There was much excitement among Israel’s leadership after Saturday’s announcement at the G20 summit that India, Saudi Arabia, the United States, the European Union and others would create an ambitious rail and shipping corridor that will link the subcontinent with the Middle East and Europe.
Prime Minister Benjamin Netanyahu hailed it as nothing less than “a cooperation project that is the greatest in our history.”
Not surprisingly, he portrayed Israel as the hub of the ambitious system: “Our country Israel will be a central junction in this economic corridor, our railways and our ports will open a new gateway from India through the Middle East to Europe, and back.”
Netanyahu’s National Security Adviser Tzachi Hanegbi called the plan “the most meaningful evidence” that Saudi-Israel normalization was advancing from “a shot in the dark” to a realistic opportunity with tangible goals.
But the initiative, which would rival China’s Belt and Road scheme, if it happens at all, is much less about normalization — or about Israel — than Jerusalem is letting on.
“It’s significant, but not for the reasons Israelis might think,” said Yoel Guzansky, senior research fellow at the Institute for National Security Studies in Tel Aviv.
Regional experts emphasized that the project is a direct result of the growing US-China rivalry.
“It’s part of President Biden’s efforts to bring the Indians into the US camp,” said Efraim Inbar, president of the Jerusalem Institute for Strategy and Security.
Guzansky said that the project should be understood as a sign of Washington’s ambitions in the region, after it appeared to cede some influence in the Middle East to China.
“The bigger picture is the US signaling that it’s coming back to the Indian Ocean and to the Middle East, or that it never left,” Guzansky explained. “This is vis-a-vis China. This is the game. I think something happened in March when the Chinese sponsored the Saudi-Iranian agreement.”
That month, Riyadh and Tehran surprised Washington by announcing the reestablishment of diplomatic ties in China’s capital, a major diplomatic win for Beijing.
“There was a wake-up call in the White House,” Guzansky argued. “Since then, you see attempts to dust off all kinds of initiatives and programs around normalization with Israel and all kinds of things with Iran, with Saudi Arabia.”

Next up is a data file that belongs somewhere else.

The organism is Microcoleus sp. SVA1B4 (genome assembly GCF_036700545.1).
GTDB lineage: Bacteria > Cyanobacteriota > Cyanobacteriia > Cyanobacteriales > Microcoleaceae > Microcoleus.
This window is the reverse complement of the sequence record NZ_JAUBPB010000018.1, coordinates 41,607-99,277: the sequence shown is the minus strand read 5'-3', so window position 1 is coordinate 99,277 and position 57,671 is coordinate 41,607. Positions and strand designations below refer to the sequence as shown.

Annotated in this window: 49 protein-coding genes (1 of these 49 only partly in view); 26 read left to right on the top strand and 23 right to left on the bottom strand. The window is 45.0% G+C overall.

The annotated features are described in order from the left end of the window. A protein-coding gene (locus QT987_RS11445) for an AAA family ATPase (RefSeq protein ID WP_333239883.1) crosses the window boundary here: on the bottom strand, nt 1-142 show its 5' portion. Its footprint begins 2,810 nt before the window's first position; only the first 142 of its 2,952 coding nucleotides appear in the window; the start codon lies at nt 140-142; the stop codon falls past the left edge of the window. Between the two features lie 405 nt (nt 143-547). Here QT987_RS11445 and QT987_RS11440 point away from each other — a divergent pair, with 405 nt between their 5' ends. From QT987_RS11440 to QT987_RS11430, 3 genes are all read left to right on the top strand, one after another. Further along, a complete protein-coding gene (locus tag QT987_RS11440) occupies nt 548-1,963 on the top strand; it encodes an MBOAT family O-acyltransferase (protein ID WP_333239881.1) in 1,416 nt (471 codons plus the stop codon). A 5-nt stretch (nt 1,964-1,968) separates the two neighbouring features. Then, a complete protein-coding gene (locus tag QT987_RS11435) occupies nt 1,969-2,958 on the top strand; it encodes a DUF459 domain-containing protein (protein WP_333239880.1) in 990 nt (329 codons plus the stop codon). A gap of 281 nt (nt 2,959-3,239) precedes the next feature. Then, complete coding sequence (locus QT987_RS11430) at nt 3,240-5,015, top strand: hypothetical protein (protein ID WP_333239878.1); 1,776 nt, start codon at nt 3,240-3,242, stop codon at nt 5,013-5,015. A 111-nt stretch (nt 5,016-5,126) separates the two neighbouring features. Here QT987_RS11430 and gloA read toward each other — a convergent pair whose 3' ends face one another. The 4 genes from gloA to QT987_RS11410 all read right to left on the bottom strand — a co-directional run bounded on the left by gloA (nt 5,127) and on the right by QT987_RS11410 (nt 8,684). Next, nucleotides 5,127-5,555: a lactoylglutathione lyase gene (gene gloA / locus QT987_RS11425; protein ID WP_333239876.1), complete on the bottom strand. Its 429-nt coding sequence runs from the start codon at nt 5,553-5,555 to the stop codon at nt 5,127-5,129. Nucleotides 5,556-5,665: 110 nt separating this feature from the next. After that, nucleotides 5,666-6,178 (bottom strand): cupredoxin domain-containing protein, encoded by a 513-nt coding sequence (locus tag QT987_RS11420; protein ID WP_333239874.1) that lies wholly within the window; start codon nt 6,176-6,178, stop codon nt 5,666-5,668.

But the proposed network doesn’t serve only US interests. It also answers pressing Indian concerns.
One of India’s biggest challenges comes from its neighbor China, which has been investing heavily in a series of roads, rails and seaports across the globe as part of its Belt and Road Initiative, which is designed to give Beijing more control over trade flowing through Africa, the Middle East, Central Asia and Europe.
New Delhi, which sees China’s modern Silk Road scheme as a curb on its own growth and international trade, initially sought to avoid being hemmed in, creating its own corridor linking Mumbai to Moscow via Central Asia and Iran.
But the project — known as the International North-South Transit Corridor — has largely failed to get off the ground.
With the signing of the Abraham Accords in 2020, India was presented with a new opportunity to challenge Chinese designs on regional and global trade.
Proposed rail networks between Israel and the UAE would allow India to ship goods to the Emirates, which would then be spirited by train across Saudi Arabia and Jordan before crossing into Israel at Beit Shean and chugging into seaside Haifa.
From there, goods would be shipped to Greece’s Piraeus port, one of the largest in Europe, giving India access to the entire continent.
Oshrit Birvadker, senior fellow at the Jerusalem Institute for Strategy and Security, said that the economic corridor is an integral part of the national rebranding that the Narendra Modi administration is pursuing, part of which is showing that India can compete with the Chinese in manufacturing.
“The western route of the corridor will shorten the time the goods arrive in Europe and even lower their prices,” Birdavker explained. The route will make use of the massive port complex in Mundra, on the Arabian Sea, which she described as among the most advanced in the world.
“This new connectivity constitutes a strategic paradigm shift of enormous geopolitical consequence that could reshape [India’s] role in the Eurasian economic order,” according to Michael Tanchum of the University of Navarra in Spain, who researches strategic connectivity networks between Asia, Europe and Africa.